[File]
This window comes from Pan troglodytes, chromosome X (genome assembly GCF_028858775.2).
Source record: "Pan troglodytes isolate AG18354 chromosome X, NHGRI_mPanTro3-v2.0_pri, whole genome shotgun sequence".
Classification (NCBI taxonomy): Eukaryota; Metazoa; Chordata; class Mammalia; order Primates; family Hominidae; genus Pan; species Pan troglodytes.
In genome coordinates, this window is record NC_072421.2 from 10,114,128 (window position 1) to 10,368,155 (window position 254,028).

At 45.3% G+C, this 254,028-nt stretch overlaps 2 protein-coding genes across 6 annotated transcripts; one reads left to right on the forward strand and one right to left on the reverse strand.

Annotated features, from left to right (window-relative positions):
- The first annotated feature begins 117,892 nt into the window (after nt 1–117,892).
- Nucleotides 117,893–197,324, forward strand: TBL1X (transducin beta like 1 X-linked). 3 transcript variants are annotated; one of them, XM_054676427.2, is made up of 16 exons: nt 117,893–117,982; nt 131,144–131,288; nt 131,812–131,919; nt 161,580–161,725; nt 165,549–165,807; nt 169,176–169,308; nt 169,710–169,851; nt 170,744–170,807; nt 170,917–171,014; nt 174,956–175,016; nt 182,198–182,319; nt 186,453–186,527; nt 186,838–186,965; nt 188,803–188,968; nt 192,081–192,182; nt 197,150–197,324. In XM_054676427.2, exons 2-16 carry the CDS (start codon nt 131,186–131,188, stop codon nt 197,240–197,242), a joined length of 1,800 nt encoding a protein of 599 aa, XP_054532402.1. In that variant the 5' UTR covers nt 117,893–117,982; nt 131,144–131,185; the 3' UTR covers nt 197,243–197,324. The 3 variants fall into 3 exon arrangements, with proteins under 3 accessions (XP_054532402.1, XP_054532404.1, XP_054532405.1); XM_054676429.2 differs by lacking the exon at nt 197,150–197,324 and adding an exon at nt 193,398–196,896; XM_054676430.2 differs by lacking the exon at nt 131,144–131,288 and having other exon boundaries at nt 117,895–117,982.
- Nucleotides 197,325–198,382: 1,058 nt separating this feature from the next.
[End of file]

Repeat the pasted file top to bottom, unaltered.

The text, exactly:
This window comes from Pan troglodytes, chromosome X (genome assembly GCF_028858775.2).
Source record: "Pan troglodytes isolate AG18354 chromosome X, NHGRI_mPanTro3-v2.0_pri, whole genome shotgun sequence".
Classification (NCBI taxonomy): Eukaryota; Metazoa; Chordata; class Mammalia; order Primates; family Hominidae; genus Pan; species Pan troglodytes.
In genome coordinates, this window is record NC_072421.2 from 10,114,128 (window position 1) to 10,368,155 (window position 254,028).

At 45.3% G+C, this 254,028-nt stretch overlaps 2 protein-coding genes across 6 annotated transcripts; one reads left to right on the forward strand and one right to left on the reverse strand.

Annotated features, from left to right (window-relative positions):
- The first annotated feature begins 117,892 nt into the window (after nt 1–117,892).
- Nucleotides 117,893–197,324, forward strand: TBL1X (transducin beta like 1 X-linked). 3 transcript variants are annotated; one of them, XM_054676427.2, is made up of 16 exons: nt 117,893–117,982; nt 131,144–131,288; nt 131,812–131,919; nt 161,580–161,725; nt 165,549–165,807; nt 169,176–169,308; nt 169,710–169,851; nt 170,744–170,807; nt 170,917–171,014; nt 174,956–175,016; nt 182,198–182,319; nt 186,453–186,527; nt 186,838–186,965; nt 188,803–188,968; nt 192,081–192,182; nt 197,150–197,324. In XM_054676427.2, exons 2-16 carry the CDS (start codon nt 131,186–131,188, stop codon nt 197,240–197,242), a joined length of 1,800 nt encoding a protein of 599 aa, XP_054532402.1. In that variant the 5' UTR covers nt 117,893–117,982; nt 131,144–131,185; the 3' UTR covers nt 197,243–197,324. The 3 variants fall into 3 exon arrangements, with proteins under 3 accessions (XP_054532402.1, XP_054532404.1, XP_054532405.1); XM_054676429.2 differs by lacking the exon at nt 197,150–197,324 and adding an exon at nt 193,398–196,896; XM_054676430.2 differs by lacking the exon at nt 131,144–131,288 and having other exon boundaries at nt 117,895–117,982.
- Nucleotides 197,325–198,382: 1,058 nt separating this feature from the next.